Wednesday, June 21, 2006

The Problem with Studies

In a more primitive understanding of the effects of exercise, what was thought to be important was moving the entire mass of the body a certain distance, or acting upon an external object, as a measure of work, rather than the more specifically targeted understanding that it is the work of the body being done internally, that is what conveys healthful benefits -- so that the prior understanding was a correlation rather than the cause. Lifting a weight up and down, or moving the body a certain distance, was not so important as moving the parts of the body (fluids, gases, neurochemical impulses, etc.) relative to one another -- resulting in the more conventional observation of movement, but is not necessarily the healthful effect.

When people started making space flights in weightlessness, the usual parameters of those traditional discussions became meaningless and ineffective, because there was no external weight and resistance to work against. Predictably, conventional exercise failed entirely to maintain strength and fitness levels -- not because it was entirely impossible, but was meaningless in the conventional terms of that discussion.

However, internally, the same conditions for functioning in outer space, must be maintained the same as on earth, or life is not possible. Using this paradigm, maintaining one’s strength and fitness is not only possible but enhanced abilities may even be possible -- BECAUSE of the conditions of weightlessness and the lack of resistance! But one needs to have a different, space-age understanding -- that it isn’t the calories burned, the amount of weight lifted, the sweat produced, the usual parameters of the discussion -- but managing the body as a dynamic system of internal references.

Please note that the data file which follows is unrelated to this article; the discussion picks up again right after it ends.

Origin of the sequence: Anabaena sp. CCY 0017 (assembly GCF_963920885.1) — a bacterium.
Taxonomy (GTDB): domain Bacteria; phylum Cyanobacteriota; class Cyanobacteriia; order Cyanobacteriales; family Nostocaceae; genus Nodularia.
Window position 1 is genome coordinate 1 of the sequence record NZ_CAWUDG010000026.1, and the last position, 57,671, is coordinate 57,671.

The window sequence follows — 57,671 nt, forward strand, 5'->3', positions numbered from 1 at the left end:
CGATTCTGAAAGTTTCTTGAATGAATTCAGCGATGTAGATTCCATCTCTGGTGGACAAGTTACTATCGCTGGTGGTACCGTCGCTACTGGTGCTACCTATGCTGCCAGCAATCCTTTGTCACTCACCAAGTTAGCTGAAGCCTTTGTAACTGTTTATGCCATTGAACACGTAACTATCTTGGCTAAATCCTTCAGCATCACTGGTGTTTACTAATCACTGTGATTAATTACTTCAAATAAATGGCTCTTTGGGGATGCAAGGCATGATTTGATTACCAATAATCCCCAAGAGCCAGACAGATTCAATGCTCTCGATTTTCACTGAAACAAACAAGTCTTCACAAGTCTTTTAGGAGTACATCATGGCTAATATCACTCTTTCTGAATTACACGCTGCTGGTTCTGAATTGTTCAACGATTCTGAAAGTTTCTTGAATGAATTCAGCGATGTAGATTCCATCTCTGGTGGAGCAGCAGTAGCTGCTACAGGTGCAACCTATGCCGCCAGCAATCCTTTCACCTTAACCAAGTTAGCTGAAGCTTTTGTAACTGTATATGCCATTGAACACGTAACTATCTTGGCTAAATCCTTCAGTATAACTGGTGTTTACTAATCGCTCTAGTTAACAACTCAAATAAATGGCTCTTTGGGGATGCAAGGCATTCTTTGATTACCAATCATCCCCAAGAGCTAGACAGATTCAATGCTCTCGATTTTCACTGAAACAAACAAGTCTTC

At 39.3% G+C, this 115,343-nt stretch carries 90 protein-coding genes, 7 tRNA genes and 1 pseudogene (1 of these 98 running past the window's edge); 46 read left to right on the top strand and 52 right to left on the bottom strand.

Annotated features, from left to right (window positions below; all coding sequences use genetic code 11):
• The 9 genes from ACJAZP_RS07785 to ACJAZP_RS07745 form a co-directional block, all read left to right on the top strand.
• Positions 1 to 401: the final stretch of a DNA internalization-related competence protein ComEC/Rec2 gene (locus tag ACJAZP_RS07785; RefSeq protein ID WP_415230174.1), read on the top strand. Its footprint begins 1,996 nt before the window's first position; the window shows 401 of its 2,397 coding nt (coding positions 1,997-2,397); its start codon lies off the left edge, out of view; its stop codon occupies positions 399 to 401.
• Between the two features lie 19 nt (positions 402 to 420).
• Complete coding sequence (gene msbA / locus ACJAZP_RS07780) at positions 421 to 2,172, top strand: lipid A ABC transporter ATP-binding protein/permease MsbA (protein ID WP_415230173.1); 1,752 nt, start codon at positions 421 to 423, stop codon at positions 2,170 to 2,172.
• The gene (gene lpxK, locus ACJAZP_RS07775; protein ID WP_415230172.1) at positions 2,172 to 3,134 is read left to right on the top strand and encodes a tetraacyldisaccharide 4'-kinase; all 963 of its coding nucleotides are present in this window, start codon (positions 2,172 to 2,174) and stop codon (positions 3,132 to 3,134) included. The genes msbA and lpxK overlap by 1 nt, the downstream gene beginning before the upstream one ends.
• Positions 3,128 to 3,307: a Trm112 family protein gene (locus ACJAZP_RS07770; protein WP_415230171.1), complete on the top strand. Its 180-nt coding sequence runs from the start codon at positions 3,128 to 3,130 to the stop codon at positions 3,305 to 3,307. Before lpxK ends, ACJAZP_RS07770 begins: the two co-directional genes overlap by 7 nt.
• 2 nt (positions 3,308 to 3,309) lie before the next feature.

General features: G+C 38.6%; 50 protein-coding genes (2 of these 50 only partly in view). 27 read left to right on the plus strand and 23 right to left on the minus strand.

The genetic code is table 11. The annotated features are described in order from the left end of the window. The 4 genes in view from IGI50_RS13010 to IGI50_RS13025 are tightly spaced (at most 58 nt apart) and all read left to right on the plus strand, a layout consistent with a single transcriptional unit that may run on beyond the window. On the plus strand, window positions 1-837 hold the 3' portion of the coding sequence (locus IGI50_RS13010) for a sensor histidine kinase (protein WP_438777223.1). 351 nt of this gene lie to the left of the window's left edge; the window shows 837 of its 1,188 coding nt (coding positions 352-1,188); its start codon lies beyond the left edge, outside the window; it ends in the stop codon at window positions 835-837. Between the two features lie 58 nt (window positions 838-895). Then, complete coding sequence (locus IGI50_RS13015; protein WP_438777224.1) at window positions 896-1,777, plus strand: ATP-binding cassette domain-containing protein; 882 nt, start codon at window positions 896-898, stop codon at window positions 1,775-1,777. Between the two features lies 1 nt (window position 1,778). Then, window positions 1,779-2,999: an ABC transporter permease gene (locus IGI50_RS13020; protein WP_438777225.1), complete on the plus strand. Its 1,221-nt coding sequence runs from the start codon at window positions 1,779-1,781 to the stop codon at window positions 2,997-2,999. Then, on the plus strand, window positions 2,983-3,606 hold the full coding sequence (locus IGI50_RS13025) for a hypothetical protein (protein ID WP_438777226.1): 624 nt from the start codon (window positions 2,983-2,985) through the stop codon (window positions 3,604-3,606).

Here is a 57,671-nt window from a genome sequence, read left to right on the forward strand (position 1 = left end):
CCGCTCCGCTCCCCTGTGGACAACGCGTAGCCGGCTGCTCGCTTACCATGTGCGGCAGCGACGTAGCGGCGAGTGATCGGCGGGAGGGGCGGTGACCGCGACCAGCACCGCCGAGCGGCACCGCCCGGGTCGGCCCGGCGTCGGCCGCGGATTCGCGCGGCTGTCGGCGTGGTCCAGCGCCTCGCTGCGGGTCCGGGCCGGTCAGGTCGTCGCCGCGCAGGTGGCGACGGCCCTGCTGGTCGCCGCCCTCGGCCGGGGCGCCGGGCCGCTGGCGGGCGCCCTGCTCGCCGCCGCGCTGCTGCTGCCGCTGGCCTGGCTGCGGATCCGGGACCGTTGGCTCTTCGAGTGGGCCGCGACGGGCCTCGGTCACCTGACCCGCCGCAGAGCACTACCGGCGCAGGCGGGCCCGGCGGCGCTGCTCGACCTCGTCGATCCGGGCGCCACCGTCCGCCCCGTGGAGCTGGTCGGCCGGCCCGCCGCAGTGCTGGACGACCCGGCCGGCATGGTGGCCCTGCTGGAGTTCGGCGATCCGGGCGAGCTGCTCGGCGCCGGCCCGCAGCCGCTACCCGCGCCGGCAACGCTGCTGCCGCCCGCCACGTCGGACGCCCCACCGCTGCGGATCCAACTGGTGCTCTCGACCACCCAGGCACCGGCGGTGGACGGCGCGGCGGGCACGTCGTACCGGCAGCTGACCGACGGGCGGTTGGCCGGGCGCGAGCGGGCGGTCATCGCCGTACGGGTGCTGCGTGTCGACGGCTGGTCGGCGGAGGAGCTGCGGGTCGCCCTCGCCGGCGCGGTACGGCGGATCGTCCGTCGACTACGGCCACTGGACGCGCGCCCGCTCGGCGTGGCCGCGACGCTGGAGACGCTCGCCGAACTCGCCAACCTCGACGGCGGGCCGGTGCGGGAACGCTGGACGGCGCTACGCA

A lot of people who are used to separating mind from body, do not consider this -- as earlier, more primitive understandings did not either. For the foot to move skillfully, a signal has to come from the brain directing it to do so. So the critical path is from the brain -- directing the heart (and everything else), and not the heart directing the brain. But how do we measure the brain -- which is not as simple as just counting heart beats?

The measure of the brain is in its understanding and awareness of what is going on and how it is interacting with that environment -- which many scientific studies try to discount, to ensure a blind, random study -- in which the subjects don’t know what they are being tested for. (Much of education also uses this testing paradigm.) Such models work well with non-animate phenomena but fail disastrously at measuring non-random (intelligent) behavior, for which the behaviorists, really need to develop their own methodologies rather than borrowing the paradigm of the former to study random behavior -- and then apply it to intelligent behavior and then try to cancel out intelligence.

Just canceling out human intelligence, is not an intelligent way of understanding intelligent behaviors -- to measure the one thing important to measure, which is the understanding of what one is doing! It becomes particularly problematical when the understanding of the subject tested, exceeds the intelligence of the tester (observer) -- because he cannot account fully for that greater capacity that he seeks to cancel out and control.


At June 21, 2006 2:39 PM, Blogger Mike Hu said...

Very often, the attempt to control for the awareness of what is being studied, exceeds by several magnitudes that which is actually being validly observed.

Thus the researcher proudly proclaims whatever his own prejudice is as a scientifically proven fact -- that the reporter has no idea of how to measure its validity. So then he calls another researcher, who has no idea of what the originator of the study had in mind, and is flattered to be asked for a comment on it -- sight unseen with no time allowed for a careful independent study (lest he show that he's not up with it) -- and whatever quotes the reporter desires for his "angle" are edited in.

The the editor to whom the report will be submitted, will further edit in/out their own understanding/prejudices, and then we arrive at the common notions we see as the conventional wisdom that doesn't work for anybody.


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